Pawn Sacrifice Review
As the wonderful Queen of Katwe showed us last year, dramatising two people sitting opposite each other, slowly moving carved wooden pieces around a chequered board, can be a pretty tense affair. Edward Zwick's film centres its attention on Bobby Fischer, one of the game’s greatest ever players, and a match that is viewed by chess historians as possibly the best of all time. There was a well-received documentary about Fischer released back in 2011 but his unsettled life has never been recreated until now. Since its release in the US two years ago, Pawn Sacrifice has slowly made itself around the world, finally arriving on British shores this week.
Fischer was viewed as something of an eccentric by pretty much everyone he came into contact with and Tobey Maguire does a fantastic job of making his character constantly engaging without overselling his more quirky tendencies. Fischer’s disappearance from the game at the height of his success is well documented and Pawn Sacrifice looks at the period where he became World Champion after a lengthy, legendary match against Russian Boris Spassky (Liev Schreiber) while being used by the US Government during the Cold War.
A simple game of chess became the battle ground for both sets of Governments, who were keen to strike what they saw as a psychological blow over the other. Fischer’s rise to prominence on the world stage and the showdown with Spassky takes up much of the second half of the film and before that, Zwick patiently manoeuvres his pieces around the board. Not too much time is spent going over Fischer’s childhood, where he was born in Brooklyn and raised in a home that was far from privileged. Before coming into contact with his mentor Carmine Nigro (Conrad Pla), he was a self-taught prodigy and his aggressively independent approach to the game saw him forge a lonely trail towards success.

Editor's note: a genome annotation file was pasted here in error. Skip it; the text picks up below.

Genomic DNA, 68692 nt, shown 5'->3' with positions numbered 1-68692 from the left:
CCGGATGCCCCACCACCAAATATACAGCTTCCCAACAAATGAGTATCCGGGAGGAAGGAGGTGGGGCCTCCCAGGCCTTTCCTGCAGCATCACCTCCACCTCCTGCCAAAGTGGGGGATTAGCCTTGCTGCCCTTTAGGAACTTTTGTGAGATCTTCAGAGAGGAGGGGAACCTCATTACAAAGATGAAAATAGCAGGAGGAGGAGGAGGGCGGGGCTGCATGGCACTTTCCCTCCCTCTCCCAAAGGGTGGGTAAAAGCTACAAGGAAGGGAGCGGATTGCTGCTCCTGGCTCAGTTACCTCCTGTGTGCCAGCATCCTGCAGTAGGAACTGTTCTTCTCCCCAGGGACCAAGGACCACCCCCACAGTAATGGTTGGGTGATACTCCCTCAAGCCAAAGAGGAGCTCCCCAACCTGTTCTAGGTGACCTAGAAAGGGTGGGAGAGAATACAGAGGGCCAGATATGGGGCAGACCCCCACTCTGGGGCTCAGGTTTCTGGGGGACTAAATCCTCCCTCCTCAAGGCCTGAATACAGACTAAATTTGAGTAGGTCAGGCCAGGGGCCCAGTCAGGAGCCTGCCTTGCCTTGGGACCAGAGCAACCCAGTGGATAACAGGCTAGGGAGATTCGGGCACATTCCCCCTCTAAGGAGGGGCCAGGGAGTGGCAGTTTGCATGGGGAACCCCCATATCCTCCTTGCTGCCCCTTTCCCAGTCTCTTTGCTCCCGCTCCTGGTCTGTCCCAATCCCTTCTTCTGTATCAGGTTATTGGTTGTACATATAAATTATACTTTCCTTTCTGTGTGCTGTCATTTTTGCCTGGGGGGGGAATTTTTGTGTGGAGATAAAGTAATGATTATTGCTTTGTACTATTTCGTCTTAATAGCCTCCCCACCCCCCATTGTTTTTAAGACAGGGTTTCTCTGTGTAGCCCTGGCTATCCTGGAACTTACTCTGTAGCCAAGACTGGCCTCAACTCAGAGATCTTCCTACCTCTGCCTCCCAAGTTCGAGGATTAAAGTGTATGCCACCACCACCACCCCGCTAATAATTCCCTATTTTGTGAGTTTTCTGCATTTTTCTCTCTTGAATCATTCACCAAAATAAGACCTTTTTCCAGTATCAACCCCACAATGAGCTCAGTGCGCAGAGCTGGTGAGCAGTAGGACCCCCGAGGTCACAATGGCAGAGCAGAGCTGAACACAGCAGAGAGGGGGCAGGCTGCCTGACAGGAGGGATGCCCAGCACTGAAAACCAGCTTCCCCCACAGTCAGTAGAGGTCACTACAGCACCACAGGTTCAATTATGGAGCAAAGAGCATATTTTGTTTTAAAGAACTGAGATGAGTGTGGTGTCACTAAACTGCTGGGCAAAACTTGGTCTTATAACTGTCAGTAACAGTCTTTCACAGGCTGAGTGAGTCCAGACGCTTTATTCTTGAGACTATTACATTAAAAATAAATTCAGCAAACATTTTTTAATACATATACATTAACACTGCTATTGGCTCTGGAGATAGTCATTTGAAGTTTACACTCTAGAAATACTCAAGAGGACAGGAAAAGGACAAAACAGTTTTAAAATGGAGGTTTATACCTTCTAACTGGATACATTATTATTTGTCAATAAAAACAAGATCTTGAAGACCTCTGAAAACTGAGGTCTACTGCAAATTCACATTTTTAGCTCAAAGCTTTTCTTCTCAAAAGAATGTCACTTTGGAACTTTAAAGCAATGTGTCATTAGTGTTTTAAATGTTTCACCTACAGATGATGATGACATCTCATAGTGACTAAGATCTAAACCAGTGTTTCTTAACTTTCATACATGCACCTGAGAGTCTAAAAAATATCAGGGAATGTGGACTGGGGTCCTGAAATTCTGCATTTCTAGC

The mental health problems that lead to him vanishing from public view, and then arrested for vagrancy in the 80s, become more evident the closer he comes to facing Spassky. Paranoia begins to wrap around his mind, believing, not only, are the Russians out to get him but that he is a victim of a conspiracy constructed by both the chess authorities and even more vaguely “the Jews” (when he did resurface in the 90s he went onto make a number of outrageous comments about the Jewish community. He was also half Jewish himself). Arrogant and stubborn, Fischer is unwilling to bow to anyone else’s will, prepared to play to his rules alone and abandon the game completely if his fluctuating demands are not met.
His journey towards the World Championship is instigated by Paul Marshall (Michael Stuhlbarg), a lawyer working in cahoots with the US Government, only concerned about Fischers mental state once it threatens to undermine the nations image. Stuhlbarg has made a career out of playing these kind of untrustworthy characters, once again putting in solid performance. William Lombardy (Peter Sarsgaard) completes their small team, a Catholic priest and chess grandmaster who taught Fischer as a boy. Liev Schreiber isn’t given much to do with Spassky but remains a stable presence throughout. But this is very much Maguire’s film and his unpredictable and temperamental nature ensures you can never take your eyes off Fischer.
Zwick mounts a handsome film thanks to the consistently great work of cinematographer Bradford Young. A few tricks are used to place Maguire within some of the archived news footage of the time, where Fischer became something of a public icon during this period. The story is told using broad strokes and it has to be remembered that like every biopic, there will be some contention about the finer details. Wholly accurate or not, Pawn Sacrifice is far more entertaining than its premise may suggest and one thing is for sure, the world of chess will probably never encounter such a fiercely tempestuous character ever again.